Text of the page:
Sunday, May 8, 2011

Sunday morning toons: Birtherism -- That's so eight days ago

Okay, everyone who thinks that the top political toons for this week will be about Donald "The Short-Fingered Vulgarian" Trump's latest race-baiting bloviation, or about the wholly lackluster GOP presidential debate in South Carolina, please take one step forward.

Not so fast, Mr. bin Laden!

Today's selections have been lovingly hand-selected from the week's political cartoon pages at Slate, Time, Mario Piperni,, and Daryl Cagle:

p3 Picks of the Week: Mike Luckovich, Gary McCoy, Steve Benson, Tony Auth, Stuart Carlson, Rob Rogers, Pat Bagley, Mike Keefe, David Fitzsimmons, Signe Wilkinson, Tom Toles, R. J. Matson, and Monte Wolverton.

p3 Gold Star and Seat at the Head of the Class: Clay Jones.

p3 Legion of Merit (with Comb-Over): Drew Sheneman.

p3 Recognition of the Right Stuff: Jeff Parker.

p3 Certificate of Massive Harmonic Toon Convergence: Almost everybody.

p3 World Toon Review: Patrick Chappatte (Switzerland), Paresh (Dubai), Christo Komarnitski (Bulgaria), and Tayo Fatunia (West Africa).

Ann Telnaes asks a not-reasonable question: Where do bin Ladens come from?.

Mark Fiore introduces a new term to the lexicon of anti-terrorism: uptrodden.

Taiwan's Next Media Animation raises a perfectly good point: If America can not put a man on the moon, why can't we not kill Osama bin Laden? I mean, really. Think about it.

According to The Hitchhiker's Guide to the Galaxy:
There is a theory which states that if ever anyone discovers exactly what the Universe is for and why it is here, it will instantly disappear and be replaced by something even more bizarre and inexplicable.

There is another theory which states that this has already happened.
This could go a long way to explaining why this week's Tom the Dancing Bug story has alternate endings. Or, you know, not.

Managing to offend nearly everyone: Have you seen I Think I Was an Alcoholic, the 1993 animation based on the book by the same name by the pitilessly funny Portland cartoonist John Callahan?

It's not like it was his Fortress of Solitude, but this is a sad story.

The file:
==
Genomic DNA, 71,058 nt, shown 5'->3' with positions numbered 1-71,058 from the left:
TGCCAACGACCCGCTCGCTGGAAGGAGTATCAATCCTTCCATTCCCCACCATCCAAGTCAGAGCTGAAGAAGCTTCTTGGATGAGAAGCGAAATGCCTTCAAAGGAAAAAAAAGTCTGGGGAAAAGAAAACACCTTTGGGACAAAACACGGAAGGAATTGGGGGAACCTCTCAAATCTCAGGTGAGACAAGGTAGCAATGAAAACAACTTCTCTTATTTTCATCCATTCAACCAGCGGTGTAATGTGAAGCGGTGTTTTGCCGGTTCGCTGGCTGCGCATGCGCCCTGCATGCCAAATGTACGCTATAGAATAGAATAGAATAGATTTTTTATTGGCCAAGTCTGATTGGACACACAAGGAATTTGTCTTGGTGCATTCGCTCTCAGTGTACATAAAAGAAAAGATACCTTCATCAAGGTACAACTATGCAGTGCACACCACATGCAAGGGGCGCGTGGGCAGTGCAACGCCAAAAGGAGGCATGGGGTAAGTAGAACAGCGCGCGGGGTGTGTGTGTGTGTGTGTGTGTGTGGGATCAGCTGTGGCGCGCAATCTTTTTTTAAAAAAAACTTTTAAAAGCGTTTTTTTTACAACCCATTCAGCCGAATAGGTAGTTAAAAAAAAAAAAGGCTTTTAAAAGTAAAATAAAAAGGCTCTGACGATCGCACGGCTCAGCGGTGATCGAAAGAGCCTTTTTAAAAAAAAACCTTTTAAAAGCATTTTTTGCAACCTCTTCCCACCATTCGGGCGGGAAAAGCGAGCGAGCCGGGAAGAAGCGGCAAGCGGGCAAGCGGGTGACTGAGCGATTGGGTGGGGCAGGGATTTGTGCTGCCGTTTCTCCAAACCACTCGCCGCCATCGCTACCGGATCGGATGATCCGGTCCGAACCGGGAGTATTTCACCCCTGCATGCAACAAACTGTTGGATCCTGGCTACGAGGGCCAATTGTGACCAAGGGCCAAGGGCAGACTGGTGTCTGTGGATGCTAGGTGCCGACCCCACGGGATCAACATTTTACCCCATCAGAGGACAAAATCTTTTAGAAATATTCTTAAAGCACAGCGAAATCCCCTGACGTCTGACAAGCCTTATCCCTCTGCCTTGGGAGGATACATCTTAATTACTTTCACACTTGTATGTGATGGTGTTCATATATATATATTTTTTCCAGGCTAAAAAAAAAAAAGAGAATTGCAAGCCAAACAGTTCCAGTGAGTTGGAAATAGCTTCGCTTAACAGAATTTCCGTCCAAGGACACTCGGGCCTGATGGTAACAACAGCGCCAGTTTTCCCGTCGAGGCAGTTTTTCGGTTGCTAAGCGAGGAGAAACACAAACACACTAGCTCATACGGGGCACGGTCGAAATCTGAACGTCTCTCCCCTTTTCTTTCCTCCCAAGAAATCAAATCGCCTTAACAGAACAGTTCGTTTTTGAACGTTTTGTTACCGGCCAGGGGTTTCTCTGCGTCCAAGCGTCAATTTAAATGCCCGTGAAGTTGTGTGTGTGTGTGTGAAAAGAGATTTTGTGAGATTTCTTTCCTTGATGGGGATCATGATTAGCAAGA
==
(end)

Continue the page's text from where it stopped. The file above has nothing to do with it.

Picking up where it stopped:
Comics Should Be Good brings this somewhat-belated April Fools Day offering by Mad Magazine legend Sergio Aragon├ęs.

Want to know where Marvel superheroes live? There's an app for that.

Tom Tomorrow take a stroll down memory lane: From 2001, wouldn't it be great if America was as good as this? And from 2003, casting the ultimate "buddy movie."

The K Chronicles has an unusual angle on the Commander in Chief. Not precisely on the Topic of the Week, but all the more interesting and unexpected as a result.

Comic Riffs presents 13 eye-catching toon images from the only topic this week.

At Red Meat, Bug-eyed Earl suffers for his art.

The Comic Curmudgeon marks the arrival of a weekly Beetle Bailey tradition.

Portland homeboy Jack Ohman reflects on cosmic justice.

Where would classic animation be without Lizst's Hungarian Rhapsody #2? I had completely forgotten about "Rhapsody in Rivets," a 1941 Oscar-nominated toon by Fritz Freleng. It probably never got much TV replay since it doesn't involve any of the recurring Warner Bros characters. Several of the gags -- including dodging the cloud and slamming the door -- also appeared in a Popeye cartoon in which he builds a skyscraper with his nephews, although I'm not sure which one came first. I'll have to do some research on that. (Meanwhile, for more golden-age toons featuring Hungarian Rhapsody #2, go here.)

(Note to Facebook friends: If you're reading this in FB Notes, you'll need to click View Original Post, below, to see the video.)

p3 Bonus Toon: Talk about making a bad situation worse: What's the only thing worse than not reforming Oregon's ridiculous "kicker" law? Jesse Springer knows.

Test your toon-captioning skills at The New Yorker's weekly caption-the-cartoon contest. (Rules here.)

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